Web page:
In other words, the EPA is intent on overriding the free market to achieve its goals no matter the cost or the impact on individuals. 

There would be no reason to take such a drastic step if EVs were a realistic, universal way to “lower carbon emissions.” Stated differently, forcing drivers to purchase electrics is an admission that they wouldn’t otherwise buy them. 

Like the COVID lockdowns, it’s about nothing more than control, as SEMA notes:

“(i)f finalized, the EPA estimates the rule would lead to electric vehicles (EVs) making up two-thirds of new passenger vehicles sold in the United States by 2032. SEMA opposes the rulemaking, as consumers and the marketplace should be able to choose the vehicle technology that works best for them.”  (emphasis added)


Whether it involved censoring free speech or limiting activities, much of the response to COVID was little more than governments’ taking advantage of a situation to control individuals’ lives. The current push to force electric vehicles on consumers differs primarily in its approach.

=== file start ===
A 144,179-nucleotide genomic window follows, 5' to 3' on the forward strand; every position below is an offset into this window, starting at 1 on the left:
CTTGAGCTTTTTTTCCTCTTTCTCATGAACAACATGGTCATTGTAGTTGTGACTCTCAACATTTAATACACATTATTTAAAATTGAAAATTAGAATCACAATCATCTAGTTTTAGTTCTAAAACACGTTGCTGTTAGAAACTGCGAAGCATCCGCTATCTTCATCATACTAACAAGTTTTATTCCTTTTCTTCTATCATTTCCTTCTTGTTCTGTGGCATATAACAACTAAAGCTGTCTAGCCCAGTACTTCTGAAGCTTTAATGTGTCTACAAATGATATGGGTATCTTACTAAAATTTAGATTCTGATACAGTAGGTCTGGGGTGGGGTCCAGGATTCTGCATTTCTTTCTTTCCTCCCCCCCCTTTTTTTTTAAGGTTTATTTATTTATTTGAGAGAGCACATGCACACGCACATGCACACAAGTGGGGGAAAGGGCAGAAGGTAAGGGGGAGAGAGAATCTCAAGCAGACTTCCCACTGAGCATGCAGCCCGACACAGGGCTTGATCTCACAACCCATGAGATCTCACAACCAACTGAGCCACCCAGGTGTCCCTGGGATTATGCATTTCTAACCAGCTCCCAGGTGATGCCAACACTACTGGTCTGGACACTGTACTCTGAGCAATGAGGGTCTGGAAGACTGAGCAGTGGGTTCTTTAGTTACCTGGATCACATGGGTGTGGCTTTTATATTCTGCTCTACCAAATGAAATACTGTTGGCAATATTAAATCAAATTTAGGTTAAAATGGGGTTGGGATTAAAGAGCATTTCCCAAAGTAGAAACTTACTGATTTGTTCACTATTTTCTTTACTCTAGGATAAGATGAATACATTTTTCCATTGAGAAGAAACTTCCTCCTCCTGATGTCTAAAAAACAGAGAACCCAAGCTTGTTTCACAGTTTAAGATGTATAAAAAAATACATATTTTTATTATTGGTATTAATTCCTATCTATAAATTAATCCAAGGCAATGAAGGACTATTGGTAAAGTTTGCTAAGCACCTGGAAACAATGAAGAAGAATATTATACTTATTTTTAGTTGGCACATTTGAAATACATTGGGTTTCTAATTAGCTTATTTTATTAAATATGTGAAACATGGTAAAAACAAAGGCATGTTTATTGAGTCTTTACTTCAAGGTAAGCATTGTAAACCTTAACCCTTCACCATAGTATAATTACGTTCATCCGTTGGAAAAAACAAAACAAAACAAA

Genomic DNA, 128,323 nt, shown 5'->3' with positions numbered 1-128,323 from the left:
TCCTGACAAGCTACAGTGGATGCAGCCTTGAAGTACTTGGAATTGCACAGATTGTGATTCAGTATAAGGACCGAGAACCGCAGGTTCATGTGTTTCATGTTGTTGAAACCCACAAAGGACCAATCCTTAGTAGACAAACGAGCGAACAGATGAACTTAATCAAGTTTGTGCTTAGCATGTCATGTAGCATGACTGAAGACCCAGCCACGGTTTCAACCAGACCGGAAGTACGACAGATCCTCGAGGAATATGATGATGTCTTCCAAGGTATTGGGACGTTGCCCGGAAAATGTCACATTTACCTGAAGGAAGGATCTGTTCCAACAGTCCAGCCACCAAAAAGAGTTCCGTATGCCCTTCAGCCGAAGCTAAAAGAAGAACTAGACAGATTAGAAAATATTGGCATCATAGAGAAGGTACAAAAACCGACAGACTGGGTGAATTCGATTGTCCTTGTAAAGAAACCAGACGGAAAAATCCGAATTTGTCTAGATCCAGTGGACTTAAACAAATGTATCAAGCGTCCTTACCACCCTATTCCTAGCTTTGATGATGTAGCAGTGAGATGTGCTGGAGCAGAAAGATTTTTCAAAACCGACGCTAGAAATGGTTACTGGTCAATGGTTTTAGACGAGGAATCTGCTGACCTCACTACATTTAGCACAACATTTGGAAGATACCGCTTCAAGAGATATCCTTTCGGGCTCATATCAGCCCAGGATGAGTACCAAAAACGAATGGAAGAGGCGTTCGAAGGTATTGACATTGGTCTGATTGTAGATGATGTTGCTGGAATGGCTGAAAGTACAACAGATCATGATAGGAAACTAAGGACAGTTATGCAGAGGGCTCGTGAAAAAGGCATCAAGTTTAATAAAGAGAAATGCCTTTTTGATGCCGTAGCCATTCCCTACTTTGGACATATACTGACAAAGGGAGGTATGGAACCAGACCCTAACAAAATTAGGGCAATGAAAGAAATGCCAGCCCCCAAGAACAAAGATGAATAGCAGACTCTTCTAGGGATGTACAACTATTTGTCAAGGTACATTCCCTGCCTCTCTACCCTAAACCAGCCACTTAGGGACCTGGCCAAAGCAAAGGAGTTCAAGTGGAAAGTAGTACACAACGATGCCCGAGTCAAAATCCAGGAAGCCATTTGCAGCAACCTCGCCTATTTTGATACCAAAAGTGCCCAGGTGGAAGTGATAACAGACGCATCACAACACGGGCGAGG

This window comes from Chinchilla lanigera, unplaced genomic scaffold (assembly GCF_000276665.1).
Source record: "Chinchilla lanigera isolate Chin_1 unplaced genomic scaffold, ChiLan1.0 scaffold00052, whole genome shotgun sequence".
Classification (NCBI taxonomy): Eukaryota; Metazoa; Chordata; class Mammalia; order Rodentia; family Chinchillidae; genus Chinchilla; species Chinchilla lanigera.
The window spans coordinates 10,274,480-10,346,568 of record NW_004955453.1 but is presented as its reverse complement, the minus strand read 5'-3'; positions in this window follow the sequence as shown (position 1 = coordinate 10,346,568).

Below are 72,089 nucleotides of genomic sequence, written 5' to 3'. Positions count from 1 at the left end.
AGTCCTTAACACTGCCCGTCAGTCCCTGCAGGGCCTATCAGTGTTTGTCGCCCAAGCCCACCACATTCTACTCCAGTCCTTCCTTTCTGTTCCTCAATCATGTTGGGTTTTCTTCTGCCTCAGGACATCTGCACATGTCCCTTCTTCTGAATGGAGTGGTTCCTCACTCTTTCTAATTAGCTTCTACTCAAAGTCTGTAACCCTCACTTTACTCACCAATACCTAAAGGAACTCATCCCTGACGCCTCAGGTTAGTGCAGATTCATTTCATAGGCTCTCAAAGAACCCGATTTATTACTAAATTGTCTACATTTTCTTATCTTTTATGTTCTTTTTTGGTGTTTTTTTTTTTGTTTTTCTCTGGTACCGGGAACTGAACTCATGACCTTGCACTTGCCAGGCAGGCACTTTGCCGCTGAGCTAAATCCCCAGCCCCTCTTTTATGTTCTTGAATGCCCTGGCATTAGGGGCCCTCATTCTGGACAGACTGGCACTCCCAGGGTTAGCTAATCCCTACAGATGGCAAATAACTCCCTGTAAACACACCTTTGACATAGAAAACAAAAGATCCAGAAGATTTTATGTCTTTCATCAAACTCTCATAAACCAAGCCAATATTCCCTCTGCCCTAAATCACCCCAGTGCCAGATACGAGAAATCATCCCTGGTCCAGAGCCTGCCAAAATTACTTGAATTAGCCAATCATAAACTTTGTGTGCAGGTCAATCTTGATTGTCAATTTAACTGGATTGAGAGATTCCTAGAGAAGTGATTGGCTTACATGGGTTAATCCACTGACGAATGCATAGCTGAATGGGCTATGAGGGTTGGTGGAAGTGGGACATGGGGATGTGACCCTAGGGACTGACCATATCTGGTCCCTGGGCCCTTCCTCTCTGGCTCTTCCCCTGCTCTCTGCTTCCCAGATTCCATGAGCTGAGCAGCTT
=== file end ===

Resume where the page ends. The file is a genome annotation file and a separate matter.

The essential point is that unreasonable and damaging governmental edicts – even when enthusiastically supported by complicit “news” media – need to be challenged and don’t always work. But remember, the fact that those edicts mentioned above aren’t guaranteed to succeed doesn’t mean that governments won’t keep right on issuing thousands more of them. One key fact to be kept in mind here is that – while there’s disagreement over its exact phrasing and who said it first – the price of freedom really is eternal vigilance.

Text and Photo Copyright 2023 by Bob Tomaine